The best thing about being my own master when it comes to choosing what I want to read is that when I read a book I really want to talk about I can without feeling like I have to put aside any other obligations, and I really want to talk about The Portrait of Mrs Charbuque.
Piero Piambo, a portrait artist in New York in 1893, is currently in fashion and as a result also in high demand. Despite the financial security it affords him, he begins to wonder if he has not lost his way in regards to his art, and when he receives a mysterious commission from the blind Watkins, servant of Mrs Charbuque, he accepts it with the absurd condition that he must paint her portrait without ever seeing her. The one concession that she does make is that Piero can visit for an hour Monday through Friday and ask her any questions he wants as long as they do not pertain to her appearance.
As she begins to tell her story the story transcends the normal to become fantastical. While she tells Piero of her childhood preserving snowflakes to divine the future with her father, the death of her mother, and her own years of fame as the sought after fortune teller the Sibyl, bodies begin to appear on the streets of New York weeping blood. Is it a plague brought into the city from abroad as the police suspect or something darker? And what of the supposedly late Mr Charbuque, who appears to threaten Piero to abandon the commission or meet a violent end? The more Mrs Charbuque tells Piero about herself, the more he begins to suspect that she is an unreliable narrator when it comes to her own life.
While Piero is initially interested in the job because it will allow him to take time off from portraits to pursue purer artistic visions, at the urging of his friend and fellow artist Shenz he attempts to try and rise to Mrs Charbuque’s challenge of drawing her accurately in order to attain three times the large amount he has already been promised. The more that Piero works at solving the mystery, the more obsessed he becomes both with Mrs Charbuque and with portraying her accurately, and it begins to cost him everything that he holds dear. It soon becomes apparent that the challenge will either reveal true genius as an artist or destroy him.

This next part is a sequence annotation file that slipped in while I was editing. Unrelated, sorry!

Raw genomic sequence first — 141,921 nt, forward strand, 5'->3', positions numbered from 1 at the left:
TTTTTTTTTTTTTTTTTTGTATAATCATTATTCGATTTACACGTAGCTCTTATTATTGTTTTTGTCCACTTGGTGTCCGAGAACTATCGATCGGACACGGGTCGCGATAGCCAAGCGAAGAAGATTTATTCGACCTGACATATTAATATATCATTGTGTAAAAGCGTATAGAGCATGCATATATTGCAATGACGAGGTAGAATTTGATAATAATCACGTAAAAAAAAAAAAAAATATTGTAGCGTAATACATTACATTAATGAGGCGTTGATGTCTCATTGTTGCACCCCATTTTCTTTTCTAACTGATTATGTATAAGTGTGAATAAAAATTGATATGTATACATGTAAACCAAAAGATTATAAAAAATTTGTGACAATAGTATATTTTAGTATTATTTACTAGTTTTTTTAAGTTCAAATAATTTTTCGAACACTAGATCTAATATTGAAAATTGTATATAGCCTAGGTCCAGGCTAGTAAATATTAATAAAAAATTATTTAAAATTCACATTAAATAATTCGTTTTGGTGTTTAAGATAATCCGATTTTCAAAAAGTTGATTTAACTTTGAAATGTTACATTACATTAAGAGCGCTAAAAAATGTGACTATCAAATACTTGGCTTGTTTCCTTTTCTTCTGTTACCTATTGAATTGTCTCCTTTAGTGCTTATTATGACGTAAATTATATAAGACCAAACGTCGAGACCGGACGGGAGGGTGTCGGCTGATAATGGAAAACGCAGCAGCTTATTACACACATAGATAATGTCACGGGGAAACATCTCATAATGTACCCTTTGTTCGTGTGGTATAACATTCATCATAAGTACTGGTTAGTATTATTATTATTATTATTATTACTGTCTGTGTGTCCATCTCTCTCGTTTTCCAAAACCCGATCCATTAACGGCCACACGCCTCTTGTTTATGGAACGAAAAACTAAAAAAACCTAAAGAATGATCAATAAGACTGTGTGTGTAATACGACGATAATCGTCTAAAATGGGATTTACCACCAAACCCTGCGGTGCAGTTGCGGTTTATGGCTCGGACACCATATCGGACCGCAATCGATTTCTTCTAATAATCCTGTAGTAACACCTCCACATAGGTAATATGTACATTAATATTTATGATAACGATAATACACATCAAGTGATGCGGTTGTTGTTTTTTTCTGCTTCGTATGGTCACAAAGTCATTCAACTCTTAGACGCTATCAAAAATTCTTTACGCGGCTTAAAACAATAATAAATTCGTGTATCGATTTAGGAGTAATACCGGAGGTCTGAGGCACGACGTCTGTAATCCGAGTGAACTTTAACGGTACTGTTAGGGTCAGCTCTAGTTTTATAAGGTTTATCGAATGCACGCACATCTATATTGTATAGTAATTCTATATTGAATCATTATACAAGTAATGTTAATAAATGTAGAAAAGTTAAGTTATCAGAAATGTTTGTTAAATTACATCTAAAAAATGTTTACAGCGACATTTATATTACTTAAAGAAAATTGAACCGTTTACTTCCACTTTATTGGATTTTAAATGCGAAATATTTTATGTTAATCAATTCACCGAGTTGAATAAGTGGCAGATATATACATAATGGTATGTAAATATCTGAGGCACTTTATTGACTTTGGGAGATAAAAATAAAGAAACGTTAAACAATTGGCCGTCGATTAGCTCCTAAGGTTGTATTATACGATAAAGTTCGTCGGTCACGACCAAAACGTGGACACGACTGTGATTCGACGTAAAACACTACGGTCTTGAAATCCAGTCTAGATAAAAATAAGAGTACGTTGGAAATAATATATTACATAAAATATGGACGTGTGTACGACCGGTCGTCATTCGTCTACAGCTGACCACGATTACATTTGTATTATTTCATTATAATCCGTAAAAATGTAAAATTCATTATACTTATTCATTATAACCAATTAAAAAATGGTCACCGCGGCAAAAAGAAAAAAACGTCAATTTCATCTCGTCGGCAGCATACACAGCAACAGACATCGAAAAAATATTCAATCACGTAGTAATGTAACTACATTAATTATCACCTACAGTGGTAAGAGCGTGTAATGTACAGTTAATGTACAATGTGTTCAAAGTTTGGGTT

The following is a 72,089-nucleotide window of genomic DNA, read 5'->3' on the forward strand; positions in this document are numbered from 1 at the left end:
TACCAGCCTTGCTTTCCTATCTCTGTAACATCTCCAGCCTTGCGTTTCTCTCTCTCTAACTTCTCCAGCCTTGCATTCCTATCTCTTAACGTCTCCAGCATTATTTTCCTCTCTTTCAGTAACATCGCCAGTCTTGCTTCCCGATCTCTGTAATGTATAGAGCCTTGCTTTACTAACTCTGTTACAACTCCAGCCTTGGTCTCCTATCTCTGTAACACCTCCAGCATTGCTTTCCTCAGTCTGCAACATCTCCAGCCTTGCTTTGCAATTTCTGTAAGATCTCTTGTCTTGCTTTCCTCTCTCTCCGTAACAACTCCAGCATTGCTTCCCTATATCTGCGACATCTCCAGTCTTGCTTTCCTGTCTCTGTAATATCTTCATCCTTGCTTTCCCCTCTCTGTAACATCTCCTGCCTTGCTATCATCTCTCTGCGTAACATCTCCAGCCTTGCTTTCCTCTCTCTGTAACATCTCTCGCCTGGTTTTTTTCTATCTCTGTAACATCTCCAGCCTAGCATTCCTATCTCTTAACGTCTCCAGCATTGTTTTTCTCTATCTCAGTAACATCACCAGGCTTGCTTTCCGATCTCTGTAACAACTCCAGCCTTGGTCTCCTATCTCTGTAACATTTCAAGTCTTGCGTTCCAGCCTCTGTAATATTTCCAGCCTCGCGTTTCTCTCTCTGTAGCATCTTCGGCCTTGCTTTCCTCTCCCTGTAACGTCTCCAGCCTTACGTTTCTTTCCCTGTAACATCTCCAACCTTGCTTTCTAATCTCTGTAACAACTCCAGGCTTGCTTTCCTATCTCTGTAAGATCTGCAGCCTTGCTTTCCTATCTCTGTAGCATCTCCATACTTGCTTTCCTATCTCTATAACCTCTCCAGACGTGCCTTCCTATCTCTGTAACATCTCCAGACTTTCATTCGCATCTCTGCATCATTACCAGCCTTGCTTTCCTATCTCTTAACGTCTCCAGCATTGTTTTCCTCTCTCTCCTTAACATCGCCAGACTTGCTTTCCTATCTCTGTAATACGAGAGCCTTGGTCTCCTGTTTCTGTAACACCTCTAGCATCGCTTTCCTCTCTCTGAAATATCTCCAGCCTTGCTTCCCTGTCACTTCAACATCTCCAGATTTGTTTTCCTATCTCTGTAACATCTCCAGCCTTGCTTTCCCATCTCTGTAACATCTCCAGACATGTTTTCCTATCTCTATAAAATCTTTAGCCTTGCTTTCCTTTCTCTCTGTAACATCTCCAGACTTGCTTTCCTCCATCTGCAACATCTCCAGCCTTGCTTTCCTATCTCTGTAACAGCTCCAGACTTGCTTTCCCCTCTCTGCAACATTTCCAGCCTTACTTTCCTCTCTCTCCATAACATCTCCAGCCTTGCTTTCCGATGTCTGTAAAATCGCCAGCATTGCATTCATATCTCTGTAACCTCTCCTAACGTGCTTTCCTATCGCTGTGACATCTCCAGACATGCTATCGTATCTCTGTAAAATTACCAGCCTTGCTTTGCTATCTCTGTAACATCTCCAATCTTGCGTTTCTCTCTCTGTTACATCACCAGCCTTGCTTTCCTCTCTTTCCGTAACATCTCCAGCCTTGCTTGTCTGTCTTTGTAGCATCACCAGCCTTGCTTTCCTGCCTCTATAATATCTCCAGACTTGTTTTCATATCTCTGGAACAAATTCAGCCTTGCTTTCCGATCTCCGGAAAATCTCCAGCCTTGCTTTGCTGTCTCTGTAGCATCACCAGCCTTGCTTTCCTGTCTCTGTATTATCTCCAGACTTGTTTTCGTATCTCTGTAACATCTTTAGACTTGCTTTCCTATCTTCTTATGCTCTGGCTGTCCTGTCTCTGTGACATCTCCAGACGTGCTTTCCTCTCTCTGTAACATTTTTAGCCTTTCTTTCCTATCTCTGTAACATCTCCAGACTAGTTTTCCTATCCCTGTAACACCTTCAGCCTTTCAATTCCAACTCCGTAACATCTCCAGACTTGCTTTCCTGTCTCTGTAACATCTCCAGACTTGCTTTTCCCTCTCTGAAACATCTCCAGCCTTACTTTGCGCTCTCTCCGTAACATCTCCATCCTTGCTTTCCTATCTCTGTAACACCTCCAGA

Jeffrey Ford takes a wonderful premise and executes it masterfully, pulling the reader deeper into the novel with each new breadcrumb of information. I couldn’t put the book down, and I read it all in a day as I had to know the answers to the mysteries that make up the novel. In typical Ford fashion he saves the biggest twist for the denouement and once again I was unable to see it coming. Despite the intricate plot the novel is essentially very human, as Piero’s obsession reveals all his flaws, as well as the thing he shares with many other artists, his god complex. I believe it is no coincidence that he finds himself at a church at the end of the novel.
I never have any reservations about recommending Ford’s work to people, he is a fantastic writer and always a joy to read. Highly recommended, particularly to those interested in art like myself, or people who have a fondness for America during the Victorian age.
FanLit thanks Paul Charles Smith from Empty Your Heart of Its Mortal Dream for contributing this guest review. Paul Smith is a postgraduate student at the University of Central Lancashire with a Bachelors Degree in Philosophy, studying part time for an MPhil, exploring The Ethics of Authenticity, focusing on evaluating the narrative as model for presenting ethics. In his spare time he loves to read, and write short stories, as well as reviews and essays for his blog. He owes his love of books to his mother, who would take him to the library when she went shopping every Saturday afternoon. Paul enjoys a wide range of reading material, and some of his favourite authors include Fyodor Dostoevsky, Franz Kafka, Albert Camus, Jean Paul Sartre, Jorge Luis Borges, Michael Moorcock, Jeff VanderMeer, Jeffrey Ford, Michael Cisco, Gene Wolfe, and Zoran Živković.